Are Public Hospital Waiting Times Too Long?
Australians benefit from a health care system in which public hospital treatment is available to all for free. This is invaluable for those who cannot afford to buy private health insurance but there is one big downside: the waiting times associated with non-emergency surgery. Here, we look at the typical waiting lists for various procedures in public hospitals.
The Current Situation
Research from the Australian Institute of Health and Welfare outlined the situation for public hospital waiting times in 2013/14. Key findings included:
- Almost 700 000 patients were admitted for elective surgery (including emergency surgery) in public hospitals in 2013-14. This was an increase of over 4 per cent compared to 2012-13.
- When patients are placed on a public hospital waiting list, clinical urgency dictates how quickly they can expect to be seen. This means that the most severe cases should receive treatment more quickly.
- Half of all patients waited up to 36 days for elective surgery. This varied by state and ranged from an average of 28 days in QLD to 49 days in NSW.
- Ear, Nose and Throat (ENT) surgery, ophthalmology and orthopaedic surgery had waits of 60 to 70 days, on average. Total Knee Replacement surgery had a typical wait of 194 days.
- Cardio-thoracic and vascular surgery had the shortest average wait. This was typically around 18 to 19 days.
- Between 2009-10 and 2013-14, the number of patients waiting for over a year for elective surgery decreased slightly but 2.4 per cent of patients could still expect to wait at least this long.
- The number of patients waiting over a year for treatment varied significantly from 0.7 per cent in WA to 11.5 in TAS.
- Around 90 per cent of patients were admitted within 262 days. This was a slight decrease compared to before.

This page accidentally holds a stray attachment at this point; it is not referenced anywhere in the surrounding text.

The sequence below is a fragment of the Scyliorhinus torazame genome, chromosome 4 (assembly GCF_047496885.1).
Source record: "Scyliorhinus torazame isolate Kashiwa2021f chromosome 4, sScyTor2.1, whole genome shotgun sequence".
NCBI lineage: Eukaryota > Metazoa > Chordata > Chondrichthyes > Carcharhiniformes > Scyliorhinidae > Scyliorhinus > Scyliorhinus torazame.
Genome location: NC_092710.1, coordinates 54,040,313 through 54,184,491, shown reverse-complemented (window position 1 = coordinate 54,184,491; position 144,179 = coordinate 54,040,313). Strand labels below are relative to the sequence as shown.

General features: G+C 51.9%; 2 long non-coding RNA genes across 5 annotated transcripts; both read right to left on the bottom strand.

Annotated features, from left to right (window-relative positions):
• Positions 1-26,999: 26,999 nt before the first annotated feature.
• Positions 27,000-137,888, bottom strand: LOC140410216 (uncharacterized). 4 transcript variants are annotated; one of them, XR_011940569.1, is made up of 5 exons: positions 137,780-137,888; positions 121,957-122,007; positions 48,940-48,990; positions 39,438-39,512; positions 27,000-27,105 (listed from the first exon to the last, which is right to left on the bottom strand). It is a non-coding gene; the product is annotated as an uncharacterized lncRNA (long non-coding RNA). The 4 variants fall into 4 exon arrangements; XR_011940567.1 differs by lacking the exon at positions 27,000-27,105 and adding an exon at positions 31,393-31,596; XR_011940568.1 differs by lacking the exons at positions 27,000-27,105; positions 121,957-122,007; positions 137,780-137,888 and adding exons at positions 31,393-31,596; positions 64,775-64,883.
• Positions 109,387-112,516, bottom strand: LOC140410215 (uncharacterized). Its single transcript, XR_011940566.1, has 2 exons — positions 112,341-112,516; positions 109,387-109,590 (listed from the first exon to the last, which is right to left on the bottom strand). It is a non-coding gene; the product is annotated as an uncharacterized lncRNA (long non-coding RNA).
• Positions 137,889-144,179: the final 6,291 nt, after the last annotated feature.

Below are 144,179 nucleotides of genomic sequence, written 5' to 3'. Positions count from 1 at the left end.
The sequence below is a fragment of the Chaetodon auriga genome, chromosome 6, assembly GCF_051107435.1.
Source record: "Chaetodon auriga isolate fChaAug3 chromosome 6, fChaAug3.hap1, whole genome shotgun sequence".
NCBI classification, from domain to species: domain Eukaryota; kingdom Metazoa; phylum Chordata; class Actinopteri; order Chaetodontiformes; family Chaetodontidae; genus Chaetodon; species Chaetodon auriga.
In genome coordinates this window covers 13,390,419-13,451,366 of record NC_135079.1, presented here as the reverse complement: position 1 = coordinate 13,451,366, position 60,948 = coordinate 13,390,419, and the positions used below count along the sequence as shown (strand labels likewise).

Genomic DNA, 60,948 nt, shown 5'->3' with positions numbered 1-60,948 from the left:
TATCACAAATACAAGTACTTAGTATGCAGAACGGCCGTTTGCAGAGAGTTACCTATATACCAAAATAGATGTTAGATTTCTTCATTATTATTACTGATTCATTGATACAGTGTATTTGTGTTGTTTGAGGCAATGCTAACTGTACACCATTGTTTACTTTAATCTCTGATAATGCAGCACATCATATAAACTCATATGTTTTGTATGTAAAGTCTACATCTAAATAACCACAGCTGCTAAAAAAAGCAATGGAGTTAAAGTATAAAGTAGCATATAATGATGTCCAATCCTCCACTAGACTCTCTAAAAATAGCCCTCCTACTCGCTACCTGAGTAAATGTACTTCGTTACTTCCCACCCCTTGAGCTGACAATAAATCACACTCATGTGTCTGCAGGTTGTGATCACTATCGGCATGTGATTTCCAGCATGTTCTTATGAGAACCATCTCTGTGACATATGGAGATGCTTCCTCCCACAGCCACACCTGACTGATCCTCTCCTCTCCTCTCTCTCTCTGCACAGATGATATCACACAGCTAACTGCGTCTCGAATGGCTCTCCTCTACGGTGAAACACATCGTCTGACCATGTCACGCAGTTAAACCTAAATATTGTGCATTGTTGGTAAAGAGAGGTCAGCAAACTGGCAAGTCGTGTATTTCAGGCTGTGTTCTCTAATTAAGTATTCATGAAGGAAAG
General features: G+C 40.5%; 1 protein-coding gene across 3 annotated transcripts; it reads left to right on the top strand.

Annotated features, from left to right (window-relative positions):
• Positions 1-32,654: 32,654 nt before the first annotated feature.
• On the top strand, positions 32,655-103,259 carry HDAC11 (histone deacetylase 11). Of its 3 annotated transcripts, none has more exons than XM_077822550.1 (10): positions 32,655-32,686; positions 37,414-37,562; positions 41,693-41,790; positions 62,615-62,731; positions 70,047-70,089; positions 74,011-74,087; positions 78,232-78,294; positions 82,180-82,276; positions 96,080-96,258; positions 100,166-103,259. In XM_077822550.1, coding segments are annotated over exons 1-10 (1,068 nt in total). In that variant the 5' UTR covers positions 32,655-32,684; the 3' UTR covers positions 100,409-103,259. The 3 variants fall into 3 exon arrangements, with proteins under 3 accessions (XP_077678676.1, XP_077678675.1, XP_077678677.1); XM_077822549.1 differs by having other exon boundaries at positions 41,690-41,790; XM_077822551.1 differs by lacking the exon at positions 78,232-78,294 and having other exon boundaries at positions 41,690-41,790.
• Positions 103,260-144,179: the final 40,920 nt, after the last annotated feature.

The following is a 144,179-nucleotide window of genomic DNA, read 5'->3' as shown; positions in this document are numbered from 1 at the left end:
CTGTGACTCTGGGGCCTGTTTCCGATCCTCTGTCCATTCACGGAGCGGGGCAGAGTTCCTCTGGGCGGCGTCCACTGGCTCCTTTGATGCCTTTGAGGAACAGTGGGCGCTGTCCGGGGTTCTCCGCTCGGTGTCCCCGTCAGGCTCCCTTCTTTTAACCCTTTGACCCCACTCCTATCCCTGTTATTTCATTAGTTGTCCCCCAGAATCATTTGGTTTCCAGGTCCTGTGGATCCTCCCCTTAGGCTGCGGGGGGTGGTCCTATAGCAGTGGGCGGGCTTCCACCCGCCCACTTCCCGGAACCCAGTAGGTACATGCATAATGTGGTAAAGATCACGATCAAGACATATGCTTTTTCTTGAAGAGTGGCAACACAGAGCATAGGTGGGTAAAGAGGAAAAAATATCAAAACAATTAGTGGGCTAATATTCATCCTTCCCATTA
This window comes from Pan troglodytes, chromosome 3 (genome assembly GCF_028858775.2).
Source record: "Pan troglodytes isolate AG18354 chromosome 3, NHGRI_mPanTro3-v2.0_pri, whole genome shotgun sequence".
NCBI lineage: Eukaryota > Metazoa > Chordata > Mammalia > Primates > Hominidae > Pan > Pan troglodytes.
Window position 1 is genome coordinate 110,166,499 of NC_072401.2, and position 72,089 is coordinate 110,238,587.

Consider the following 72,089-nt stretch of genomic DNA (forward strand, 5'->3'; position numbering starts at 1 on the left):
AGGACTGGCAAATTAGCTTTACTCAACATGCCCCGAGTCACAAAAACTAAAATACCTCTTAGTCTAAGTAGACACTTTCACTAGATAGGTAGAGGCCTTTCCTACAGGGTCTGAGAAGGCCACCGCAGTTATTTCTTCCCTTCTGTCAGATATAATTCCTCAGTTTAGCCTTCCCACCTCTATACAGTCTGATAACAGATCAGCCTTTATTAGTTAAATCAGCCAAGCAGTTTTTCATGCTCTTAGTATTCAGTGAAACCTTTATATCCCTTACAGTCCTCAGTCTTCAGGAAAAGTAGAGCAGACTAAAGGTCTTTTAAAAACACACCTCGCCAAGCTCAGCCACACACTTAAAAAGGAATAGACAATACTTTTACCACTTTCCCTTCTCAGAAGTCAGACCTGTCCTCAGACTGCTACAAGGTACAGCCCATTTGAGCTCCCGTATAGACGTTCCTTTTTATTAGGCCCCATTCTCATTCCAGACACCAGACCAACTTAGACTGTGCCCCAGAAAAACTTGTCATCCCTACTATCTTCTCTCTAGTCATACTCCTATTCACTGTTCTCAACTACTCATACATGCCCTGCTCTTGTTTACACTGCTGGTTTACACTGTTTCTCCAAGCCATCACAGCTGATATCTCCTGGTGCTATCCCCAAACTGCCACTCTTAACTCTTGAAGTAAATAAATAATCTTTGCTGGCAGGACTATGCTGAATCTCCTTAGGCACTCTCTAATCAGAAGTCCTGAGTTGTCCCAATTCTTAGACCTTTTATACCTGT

- Indigenous Australians waited for slightly longer than other Australians – 41 days to 36 days. The exception to this was in SA.
- Almost 22 000 patients were removed from public hospital waiting lists after being treated elsewhere. Over 15 000 patients were removed after transferring to another hospital waiting list.
Public Hospital Waiting List Calculator
We asked Australian mum bloggers for their views on public hospital waiting times. Here’s what they had to say!
Kids’ health shouldn’t depend on their parents’ bank account. My friend’s 6 year old daughter needed a simple operation to restore her hearing. It was classified as ‘elective surgery’, and she was told they’d have to wait 6-18 months in the public system.
Thanks to financial assistance from a relative, they were able to have the procedure done within just a few weeks in a private hospital.
Her daughter can now join in with her friends chatter at school and hear her teacher’s lessons. No child should have to wait 6-18 months for that.
When it comes to public hospital waiting times for elective surgeries, I believe the situation has improved quite a lot over the last few years. I know that there are definitely still some areas that could improve further which can lead to patients waiting longer than they would like, but it also important to note that sometimes it can be beneficial for patients not rush into elective surgeries. One example of this are children on the ear, nose & throat waiting lists – often children placed on these waiting lists can improve over time and not end up requiring surgery after all.